Politics at Work: A Discussion of Corporate Influence Over Worker Politics with Alex Hertel-Fernandez

By Alexander Hertel-Fernandez, K. Sabeel Rahman, Nehemiah Rolle |

Politics at Work: A Discussion of Corporate Influence Over Worker Politics with Alex Hertel-Fernandez

Wednesday, March 28th, 2018
Registration at 5:30 PM
Discussion begins promptly at 6:00 PM
Program concludes at 7:15 PM

The Roosevelt Institute
570 Lexington Avenue, 5th Floor
New York, NY 11103

The Roosevelt Institute is a leading voice explaining how disparities of economic power negatively impact the daily lives of families and working Americans, and jeopardize our political system. We are happy to invite you to an evening discussion of groundbreaking research, conducted by a member of the Roosevelt family, which elucidates a new threat posed by runaway corporate power.

Employers are increasingly exercising influence over their workers’ politics in order to change elections and remake public policy. In Politics at Work (Oxford University Press, March 2018), Roosevelt Institute Campus Network alum and Columbia University assistant professor Alexander Hertel-Fernandez explains explains why more firms have sought to shape the politics of their workers in recent decades. Using a diverse array of original evidence, the book describes how powerful firms are able to use their workers to advance narrow, corporate-friedly political objectives.

Please join us for two discussions. The first will feature Hertel-Fernandez and Roosevelt Fellow Sabeel Rahman discussing the root causes and dangers of corporate political influence over workers. The speakers will discuss the intertwined relationship between inequality, market concentration, and corporate political clout. The second discussion will feature Roosevelt Institute Campus Network Director Nehemiah Rolle, discussing Hertel-Fernandez’s campus network background, the need for a new generation of progressive policy researchers and advocates, and the current deficit of organizational infrastructure dedicated to nurturing and amplifying these voices.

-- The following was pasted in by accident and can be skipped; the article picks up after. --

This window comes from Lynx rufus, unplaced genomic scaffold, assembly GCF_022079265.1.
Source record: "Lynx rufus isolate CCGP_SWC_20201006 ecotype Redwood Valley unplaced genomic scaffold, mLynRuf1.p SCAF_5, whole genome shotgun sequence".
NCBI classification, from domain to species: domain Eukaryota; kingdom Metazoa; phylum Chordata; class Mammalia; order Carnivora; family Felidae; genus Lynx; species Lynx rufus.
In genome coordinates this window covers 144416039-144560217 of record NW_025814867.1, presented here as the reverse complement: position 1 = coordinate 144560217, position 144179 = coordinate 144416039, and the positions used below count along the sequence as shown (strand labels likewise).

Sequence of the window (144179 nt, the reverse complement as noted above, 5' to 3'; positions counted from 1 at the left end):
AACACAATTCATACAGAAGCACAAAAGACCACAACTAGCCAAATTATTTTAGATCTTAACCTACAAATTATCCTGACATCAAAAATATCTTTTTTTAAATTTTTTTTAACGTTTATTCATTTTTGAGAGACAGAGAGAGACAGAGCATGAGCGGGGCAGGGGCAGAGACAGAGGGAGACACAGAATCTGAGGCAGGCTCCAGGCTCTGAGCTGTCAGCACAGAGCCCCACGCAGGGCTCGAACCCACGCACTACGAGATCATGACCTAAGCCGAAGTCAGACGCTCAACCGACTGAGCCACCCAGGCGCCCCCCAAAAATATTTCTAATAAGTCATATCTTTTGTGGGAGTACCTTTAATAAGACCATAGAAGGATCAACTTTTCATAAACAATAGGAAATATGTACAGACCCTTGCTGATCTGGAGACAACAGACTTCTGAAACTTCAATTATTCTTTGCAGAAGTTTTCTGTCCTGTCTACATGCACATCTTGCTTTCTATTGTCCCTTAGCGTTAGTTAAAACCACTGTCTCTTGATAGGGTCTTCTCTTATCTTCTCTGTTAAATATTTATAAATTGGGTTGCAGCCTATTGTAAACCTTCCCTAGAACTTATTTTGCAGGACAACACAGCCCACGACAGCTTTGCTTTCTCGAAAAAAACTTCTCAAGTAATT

Alexander Hertel-Fernandez is Assistant Professor of International and Public Affairs at Columbia University. He studies the political economy of the United States, with an emphasis on the politics of organized interests, especially business and labor, and public policy. His first book, Politics at Work (Oxford University Press), examines how employers are increasingly recruiting their workers into politics to change elections and public policy and why Americans should care. He is currently finishing a second book manuscript, entitled State Capture: How Big Businesses, Conservative Activists, and Wealthy Donors Reshaped the American States -- and the Nation.
Other projects examine the role that legislative staffers play in Congress, the activities of elite donors in American politics, and possibilities for new forms of labor organization. Hertel-Fernandez’s academic work has been published in journals such as the Journal of Health Politics, Policy, and Law, the Journal of Politics, and Perspectives on Politics, and has been featured in a range of popular outlets, including the American Prospect, Democracy Journal, the Economist, the Los Angeles Times, the New York Times, the New Yorker, and the Washington Post.

Sabeel Rahman is an Assistant Professor of Law at Brooklyn Law School, a Fellow at the New America Foundation, and a Four Freedoms Fellow at the Roosevelt Institute. His interests revolve around issues of inclusive and equitable economic policy; democratic participation; law; and social and democratic theory. Since 2013, Rahman has served as the Research and Design Director and a member of the founding leadership team of the Gettysburg Project, a Ford Foundation-funded initiative to facilitate innovation among leading practitioners and scholars in the fields of community organizing, civic engagement, and economic justice movements. Rahman’s first book, Democracy Against Domination (forthcoming, Oxford University Press) offers a new account of how ideals of democracy can respond to persisting disparities of economic power. In addition to his academic work, his writings have appeared in The Atlantic, The Boston Review, The Nation, and Salon.com.